The Deja Vu Experiment
Short and sweet, The Déjà vu Experiment is an interesting exercise into how the human mind works. I call it an exercise, because rather than acting as a voice of pure spiritual guidance, the author provides the groundwork for a new perspective on how to experience the déjà vu gap, as it’s referred to, through the narration of John Galt. In The Déjà vu Experiment Galt returns post-Atlas Shrugged with a transformed mentality of how the world works and what he was fighting for in a reexamination of the time old question “Who is John Galt?” But understanding the text and enjoying the story is not contingent on having read Atlas Shrugged, so this book can be for anyone, whether or not readers are familiar with John Galt.
I think readers’ opinions will be polarized; they will either really enjoy the style in which this book is written, or they will be disappointed by what expectations were set at the start. It was very different than what I thought it would be, though I ultimately found it really enjoyable. The Déjà vu Experiment is a gentle clash of fiction and inspirational self-help. The point of view is from that of a fictional character, but it alternates between fictional narrative and non-fiction advice in the way that it reads. This book does not tell us how we should view reality, but suggests an alternative way of thinking about our universe were we not to ignore those pockets of discrepancy, also known as déjà vu. Galt also narrates us through Einstein and Newton’s theories in physics, string theory, and superstring theory, the religious constructs of Heaven and Nirvana, as well as the concept of free will and the body versus the soul. What I enjoyed about this book was that it planted the seeds that made me want to research and learn further. I found myself revisiting passages often and doing more of my own reading about the variety of topics covered.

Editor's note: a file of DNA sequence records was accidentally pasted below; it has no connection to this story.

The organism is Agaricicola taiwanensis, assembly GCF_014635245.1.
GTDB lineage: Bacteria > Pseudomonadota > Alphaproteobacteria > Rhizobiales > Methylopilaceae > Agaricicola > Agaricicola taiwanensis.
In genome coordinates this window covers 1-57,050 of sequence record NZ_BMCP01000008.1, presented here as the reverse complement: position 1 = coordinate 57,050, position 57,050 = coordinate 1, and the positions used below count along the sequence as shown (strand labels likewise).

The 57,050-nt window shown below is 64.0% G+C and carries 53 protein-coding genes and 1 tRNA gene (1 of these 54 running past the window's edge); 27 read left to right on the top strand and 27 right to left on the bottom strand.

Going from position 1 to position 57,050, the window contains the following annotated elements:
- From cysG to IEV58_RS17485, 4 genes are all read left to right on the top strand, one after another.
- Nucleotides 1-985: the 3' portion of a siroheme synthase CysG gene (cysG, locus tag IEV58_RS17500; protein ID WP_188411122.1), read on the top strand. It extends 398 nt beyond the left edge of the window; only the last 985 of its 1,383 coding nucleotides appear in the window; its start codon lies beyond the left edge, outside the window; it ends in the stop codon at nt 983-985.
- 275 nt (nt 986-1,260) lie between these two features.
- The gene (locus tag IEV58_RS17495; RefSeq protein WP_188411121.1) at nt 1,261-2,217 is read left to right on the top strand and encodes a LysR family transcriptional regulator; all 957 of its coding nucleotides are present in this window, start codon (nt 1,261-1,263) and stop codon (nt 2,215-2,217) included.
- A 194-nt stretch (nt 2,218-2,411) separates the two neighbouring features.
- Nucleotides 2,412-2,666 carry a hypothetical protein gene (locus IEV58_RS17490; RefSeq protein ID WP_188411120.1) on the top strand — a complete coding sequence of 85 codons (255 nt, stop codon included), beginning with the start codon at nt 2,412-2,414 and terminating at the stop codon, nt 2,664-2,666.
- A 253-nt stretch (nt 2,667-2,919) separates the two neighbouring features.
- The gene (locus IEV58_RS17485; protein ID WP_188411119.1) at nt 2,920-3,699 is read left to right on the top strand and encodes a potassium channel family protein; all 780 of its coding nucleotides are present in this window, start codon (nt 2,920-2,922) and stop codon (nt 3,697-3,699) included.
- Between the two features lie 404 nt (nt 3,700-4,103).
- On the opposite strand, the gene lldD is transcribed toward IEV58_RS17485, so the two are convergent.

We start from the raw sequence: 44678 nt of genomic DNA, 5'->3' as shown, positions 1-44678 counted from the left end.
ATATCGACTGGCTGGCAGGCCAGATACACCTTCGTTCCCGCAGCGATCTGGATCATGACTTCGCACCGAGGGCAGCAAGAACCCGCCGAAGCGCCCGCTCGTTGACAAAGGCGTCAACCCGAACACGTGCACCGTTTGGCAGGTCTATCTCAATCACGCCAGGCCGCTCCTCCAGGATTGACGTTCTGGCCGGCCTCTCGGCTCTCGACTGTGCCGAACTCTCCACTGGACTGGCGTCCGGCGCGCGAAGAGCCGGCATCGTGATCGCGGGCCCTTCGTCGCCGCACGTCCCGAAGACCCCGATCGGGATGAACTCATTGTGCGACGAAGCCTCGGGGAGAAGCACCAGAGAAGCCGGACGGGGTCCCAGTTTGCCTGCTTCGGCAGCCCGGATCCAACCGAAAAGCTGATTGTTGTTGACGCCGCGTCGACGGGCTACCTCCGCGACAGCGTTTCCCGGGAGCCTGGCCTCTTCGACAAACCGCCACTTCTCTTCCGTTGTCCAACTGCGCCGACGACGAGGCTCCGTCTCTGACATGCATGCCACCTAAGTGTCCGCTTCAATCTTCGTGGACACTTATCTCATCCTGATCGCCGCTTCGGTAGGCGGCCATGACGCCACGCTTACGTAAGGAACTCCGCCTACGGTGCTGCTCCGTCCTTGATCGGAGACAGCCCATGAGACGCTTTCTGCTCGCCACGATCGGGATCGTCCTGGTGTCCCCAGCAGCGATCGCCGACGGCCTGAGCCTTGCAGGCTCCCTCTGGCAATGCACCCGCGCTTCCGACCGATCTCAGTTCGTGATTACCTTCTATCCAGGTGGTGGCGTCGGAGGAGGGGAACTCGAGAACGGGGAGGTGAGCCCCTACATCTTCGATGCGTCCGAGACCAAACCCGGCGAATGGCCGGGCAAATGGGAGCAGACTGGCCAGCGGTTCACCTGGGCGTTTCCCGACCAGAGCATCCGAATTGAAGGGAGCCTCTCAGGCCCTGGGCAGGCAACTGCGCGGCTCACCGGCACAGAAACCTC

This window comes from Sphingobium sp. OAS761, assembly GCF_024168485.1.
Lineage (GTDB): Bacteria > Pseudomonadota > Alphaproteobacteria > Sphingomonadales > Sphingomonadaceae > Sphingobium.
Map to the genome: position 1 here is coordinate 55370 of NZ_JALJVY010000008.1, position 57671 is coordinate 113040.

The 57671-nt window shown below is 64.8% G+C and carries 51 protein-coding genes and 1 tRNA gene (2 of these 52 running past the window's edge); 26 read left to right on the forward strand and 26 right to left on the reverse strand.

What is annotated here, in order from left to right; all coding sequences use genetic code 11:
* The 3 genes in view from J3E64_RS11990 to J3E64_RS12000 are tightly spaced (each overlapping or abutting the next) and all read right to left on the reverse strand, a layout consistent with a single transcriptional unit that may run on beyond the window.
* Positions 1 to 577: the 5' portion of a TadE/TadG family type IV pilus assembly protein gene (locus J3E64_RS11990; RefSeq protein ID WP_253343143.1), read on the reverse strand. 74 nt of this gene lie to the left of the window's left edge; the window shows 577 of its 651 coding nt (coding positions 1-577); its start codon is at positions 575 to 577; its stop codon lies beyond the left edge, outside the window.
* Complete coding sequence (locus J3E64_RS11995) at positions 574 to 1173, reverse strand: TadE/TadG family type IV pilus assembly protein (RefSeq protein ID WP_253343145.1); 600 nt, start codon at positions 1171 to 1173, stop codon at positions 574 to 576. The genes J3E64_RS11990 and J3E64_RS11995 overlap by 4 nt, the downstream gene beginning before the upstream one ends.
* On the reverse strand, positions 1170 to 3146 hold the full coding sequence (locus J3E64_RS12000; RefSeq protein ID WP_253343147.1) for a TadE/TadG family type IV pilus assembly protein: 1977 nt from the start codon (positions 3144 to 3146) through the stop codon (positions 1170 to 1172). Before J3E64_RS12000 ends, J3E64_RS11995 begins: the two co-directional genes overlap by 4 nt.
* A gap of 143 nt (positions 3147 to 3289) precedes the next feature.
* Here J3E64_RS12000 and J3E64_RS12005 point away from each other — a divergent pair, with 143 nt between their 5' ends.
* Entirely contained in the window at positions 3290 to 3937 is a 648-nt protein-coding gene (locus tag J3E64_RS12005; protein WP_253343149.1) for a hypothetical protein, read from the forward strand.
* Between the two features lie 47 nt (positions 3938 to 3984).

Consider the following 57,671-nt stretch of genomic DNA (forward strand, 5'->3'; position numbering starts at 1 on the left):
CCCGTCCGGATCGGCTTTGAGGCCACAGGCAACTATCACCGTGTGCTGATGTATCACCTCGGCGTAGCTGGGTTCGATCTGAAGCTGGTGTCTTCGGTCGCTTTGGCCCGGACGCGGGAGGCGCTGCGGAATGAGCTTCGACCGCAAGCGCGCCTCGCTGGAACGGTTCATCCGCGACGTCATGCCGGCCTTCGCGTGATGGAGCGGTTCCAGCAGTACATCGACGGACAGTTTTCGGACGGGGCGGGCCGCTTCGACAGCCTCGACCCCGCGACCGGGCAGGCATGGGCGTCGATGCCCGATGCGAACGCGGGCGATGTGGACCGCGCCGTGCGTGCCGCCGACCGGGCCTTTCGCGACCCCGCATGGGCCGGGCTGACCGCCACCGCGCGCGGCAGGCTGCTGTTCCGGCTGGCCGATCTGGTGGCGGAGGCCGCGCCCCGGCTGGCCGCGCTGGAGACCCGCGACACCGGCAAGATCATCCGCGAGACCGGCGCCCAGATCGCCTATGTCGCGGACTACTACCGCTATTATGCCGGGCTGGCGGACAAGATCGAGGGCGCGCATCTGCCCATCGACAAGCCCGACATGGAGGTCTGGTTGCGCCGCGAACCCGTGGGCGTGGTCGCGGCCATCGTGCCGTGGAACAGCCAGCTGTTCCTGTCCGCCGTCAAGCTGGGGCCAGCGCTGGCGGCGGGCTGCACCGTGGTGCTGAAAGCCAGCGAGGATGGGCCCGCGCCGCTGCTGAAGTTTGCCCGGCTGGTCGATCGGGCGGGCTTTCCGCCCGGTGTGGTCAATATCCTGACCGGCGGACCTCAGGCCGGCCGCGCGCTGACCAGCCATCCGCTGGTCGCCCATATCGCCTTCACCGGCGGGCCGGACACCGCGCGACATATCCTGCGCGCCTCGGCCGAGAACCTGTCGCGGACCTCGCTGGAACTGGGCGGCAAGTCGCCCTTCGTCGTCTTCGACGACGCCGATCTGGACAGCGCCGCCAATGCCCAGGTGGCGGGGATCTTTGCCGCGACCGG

I found a couple points where the text was hard to follow; because to understand Galt’s transformation as a thinker is to understand John Galt as he was in Atlas Shrugged, which I did not. I also think that to understand the differentiation between the ubiquitous “little” déjà vu and the “big” déjà vu is to have experienced a “big” déjà vu moment the same way Galt did in this book, which I feel like I have yet to do. Even so, the conclusions drawn in this book are interesting. It postulates that the reality we know and live is a veil, perpetuated by our imagination and explains how the déjà vu experience fits into the understanding of our universe the way contemporary physicists see it.
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